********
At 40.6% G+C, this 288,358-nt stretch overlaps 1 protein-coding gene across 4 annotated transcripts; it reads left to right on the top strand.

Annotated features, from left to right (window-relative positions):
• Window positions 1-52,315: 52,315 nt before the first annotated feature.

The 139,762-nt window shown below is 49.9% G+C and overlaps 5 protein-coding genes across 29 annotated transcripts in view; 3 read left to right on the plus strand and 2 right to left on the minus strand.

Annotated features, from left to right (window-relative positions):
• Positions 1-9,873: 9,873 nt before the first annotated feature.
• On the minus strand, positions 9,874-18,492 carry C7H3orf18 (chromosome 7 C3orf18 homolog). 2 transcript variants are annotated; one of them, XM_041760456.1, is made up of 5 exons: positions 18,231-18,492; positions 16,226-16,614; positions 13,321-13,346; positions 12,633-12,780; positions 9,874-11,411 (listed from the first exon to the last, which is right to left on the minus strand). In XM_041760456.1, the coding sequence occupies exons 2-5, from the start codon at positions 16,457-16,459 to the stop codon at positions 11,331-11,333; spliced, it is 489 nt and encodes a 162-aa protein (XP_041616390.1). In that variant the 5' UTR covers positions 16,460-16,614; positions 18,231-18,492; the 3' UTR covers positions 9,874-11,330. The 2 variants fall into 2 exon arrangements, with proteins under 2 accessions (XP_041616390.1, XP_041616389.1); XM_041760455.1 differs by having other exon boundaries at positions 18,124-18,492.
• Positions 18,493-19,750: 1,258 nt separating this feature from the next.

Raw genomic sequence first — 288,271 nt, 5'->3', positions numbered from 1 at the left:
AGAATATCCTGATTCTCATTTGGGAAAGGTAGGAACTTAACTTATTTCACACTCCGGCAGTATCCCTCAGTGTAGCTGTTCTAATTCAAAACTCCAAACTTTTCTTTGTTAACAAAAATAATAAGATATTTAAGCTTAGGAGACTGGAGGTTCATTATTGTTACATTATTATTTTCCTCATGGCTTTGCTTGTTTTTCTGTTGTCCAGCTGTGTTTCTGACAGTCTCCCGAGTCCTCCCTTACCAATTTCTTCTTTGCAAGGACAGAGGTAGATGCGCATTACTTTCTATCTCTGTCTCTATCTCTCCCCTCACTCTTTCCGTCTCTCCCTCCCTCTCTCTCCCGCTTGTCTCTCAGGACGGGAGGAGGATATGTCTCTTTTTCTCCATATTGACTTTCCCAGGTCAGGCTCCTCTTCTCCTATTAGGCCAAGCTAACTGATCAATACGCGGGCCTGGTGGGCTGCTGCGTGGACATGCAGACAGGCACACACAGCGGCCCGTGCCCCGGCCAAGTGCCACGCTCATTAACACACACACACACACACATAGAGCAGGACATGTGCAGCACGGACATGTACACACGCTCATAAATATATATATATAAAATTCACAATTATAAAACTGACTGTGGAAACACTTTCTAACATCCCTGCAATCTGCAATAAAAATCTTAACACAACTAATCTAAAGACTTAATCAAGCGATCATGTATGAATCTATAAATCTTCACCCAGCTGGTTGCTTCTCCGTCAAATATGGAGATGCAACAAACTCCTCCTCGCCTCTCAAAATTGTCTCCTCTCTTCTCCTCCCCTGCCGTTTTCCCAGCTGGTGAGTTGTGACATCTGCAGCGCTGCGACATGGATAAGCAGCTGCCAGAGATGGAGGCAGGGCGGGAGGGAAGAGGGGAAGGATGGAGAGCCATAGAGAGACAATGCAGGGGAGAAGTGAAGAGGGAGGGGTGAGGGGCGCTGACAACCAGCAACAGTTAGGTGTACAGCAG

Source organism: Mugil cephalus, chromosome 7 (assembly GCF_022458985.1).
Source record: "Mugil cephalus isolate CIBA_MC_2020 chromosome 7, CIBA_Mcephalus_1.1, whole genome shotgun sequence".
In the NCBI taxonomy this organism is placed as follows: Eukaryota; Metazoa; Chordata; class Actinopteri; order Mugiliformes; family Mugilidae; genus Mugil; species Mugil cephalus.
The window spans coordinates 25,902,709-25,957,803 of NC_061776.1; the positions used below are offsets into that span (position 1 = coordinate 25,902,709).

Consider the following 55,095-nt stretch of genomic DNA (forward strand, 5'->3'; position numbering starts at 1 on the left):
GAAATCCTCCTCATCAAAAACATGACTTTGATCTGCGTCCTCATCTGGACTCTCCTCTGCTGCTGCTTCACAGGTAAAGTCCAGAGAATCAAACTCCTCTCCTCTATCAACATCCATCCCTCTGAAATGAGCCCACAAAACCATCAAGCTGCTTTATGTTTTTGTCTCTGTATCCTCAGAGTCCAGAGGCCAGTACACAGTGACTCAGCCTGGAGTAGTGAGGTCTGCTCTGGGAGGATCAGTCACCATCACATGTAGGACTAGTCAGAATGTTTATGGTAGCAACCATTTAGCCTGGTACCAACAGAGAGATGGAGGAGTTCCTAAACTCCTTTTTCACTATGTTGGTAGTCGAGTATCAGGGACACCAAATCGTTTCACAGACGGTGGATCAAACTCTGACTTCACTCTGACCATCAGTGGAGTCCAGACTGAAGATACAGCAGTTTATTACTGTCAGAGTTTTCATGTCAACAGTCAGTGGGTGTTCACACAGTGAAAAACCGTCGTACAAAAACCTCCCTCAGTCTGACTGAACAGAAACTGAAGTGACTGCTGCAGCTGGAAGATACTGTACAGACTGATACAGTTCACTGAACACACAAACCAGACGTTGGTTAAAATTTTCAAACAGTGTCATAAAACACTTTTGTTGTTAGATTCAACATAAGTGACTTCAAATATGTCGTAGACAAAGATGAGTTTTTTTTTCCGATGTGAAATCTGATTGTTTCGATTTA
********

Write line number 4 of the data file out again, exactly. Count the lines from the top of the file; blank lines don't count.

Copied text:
The 139,762-nt window shown below is 49.9% G+C and overlaps 5 protein-coding genes across 29 annotated transcripts in view; 3 read left to right on the plus strand and 2 right to left on the minus strand.